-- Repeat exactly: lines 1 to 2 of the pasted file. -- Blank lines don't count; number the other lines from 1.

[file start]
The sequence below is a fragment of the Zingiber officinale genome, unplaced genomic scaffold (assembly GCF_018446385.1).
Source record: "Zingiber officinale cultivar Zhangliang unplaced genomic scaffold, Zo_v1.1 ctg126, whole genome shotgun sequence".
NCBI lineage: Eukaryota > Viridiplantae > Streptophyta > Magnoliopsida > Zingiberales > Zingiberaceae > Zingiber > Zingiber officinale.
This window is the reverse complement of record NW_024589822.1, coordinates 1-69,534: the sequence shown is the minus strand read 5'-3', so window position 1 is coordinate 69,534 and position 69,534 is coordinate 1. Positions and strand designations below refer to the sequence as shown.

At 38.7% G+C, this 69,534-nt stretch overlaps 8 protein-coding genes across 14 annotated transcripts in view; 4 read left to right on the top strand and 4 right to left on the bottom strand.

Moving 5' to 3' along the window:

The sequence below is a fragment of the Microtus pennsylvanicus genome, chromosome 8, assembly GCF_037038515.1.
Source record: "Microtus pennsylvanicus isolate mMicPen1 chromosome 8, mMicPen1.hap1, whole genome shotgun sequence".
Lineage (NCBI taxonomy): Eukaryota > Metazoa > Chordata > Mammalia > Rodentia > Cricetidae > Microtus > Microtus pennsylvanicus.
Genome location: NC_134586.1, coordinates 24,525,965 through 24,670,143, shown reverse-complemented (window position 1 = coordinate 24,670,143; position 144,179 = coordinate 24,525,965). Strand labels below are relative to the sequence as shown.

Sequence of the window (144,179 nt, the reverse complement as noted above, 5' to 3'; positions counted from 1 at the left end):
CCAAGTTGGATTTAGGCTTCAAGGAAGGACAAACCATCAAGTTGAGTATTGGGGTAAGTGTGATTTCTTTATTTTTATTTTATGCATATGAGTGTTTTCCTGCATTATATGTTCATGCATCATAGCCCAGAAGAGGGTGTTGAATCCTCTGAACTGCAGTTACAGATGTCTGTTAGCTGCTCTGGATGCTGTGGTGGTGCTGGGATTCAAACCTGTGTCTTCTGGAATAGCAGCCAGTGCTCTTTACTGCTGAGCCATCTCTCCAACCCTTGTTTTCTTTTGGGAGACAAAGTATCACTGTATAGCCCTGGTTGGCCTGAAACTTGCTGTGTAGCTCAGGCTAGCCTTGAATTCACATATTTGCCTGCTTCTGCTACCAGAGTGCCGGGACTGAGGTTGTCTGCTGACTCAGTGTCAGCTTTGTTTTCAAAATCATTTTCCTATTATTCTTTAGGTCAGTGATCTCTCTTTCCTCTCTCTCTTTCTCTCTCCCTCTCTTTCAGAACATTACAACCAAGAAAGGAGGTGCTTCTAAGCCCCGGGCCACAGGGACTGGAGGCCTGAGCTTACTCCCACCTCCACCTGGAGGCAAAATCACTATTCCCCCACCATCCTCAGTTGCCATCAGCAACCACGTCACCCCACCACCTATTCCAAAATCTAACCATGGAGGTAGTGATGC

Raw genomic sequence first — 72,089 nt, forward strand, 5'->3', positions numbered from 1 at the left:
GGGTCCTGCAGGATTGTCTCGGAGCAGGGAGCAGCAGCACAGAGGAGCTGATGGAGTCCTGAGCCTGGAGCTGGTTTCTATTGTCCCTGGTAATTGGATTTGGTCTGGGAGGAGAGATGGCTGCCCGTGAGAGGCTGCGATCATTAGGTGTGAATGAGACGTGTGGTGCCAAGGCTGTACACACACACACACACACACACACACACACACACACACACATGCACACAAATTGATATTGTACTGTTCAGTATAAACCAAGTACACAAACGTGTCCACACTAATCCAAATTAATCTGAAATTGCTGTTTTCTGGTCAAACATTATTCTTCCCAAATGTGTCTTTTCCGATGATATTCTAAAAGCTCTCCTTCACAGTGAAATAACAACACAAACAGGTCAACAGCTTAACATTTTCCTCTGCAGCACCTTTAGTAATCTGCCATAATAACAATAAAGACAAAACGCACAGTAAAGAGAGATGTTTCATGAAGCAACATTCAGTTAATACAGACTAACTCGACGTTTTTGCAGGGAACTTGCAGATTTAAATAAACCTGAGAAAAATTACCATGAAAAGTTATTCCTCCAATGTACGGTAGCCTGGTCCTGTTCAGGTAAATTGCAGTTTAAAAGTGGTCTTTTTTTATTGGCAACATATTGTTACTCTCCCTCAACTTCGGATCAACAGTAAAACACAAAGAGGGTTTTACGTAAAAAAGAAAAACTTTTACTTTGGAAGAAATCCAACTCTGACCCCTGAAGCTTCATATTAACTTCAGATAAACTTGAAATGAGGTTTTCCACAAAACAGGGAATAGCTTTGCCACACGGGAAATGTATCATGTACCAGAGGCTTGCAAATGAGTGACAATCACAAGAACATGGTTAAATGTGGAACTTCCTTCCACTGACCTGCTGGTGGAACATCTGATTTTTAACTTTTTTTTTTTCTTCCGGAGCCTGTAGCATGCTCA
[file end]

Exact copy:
The sequence below is a fragment of the Zingiber officinale genome, unplaced genomic scaffold (assembly GCF_018446385.1).
Source record: "Zingiber officinale cultivar Zhangliang unplaced genomic scaffold, Zo_v1.1 ctg126, whole genome shotgun sequence".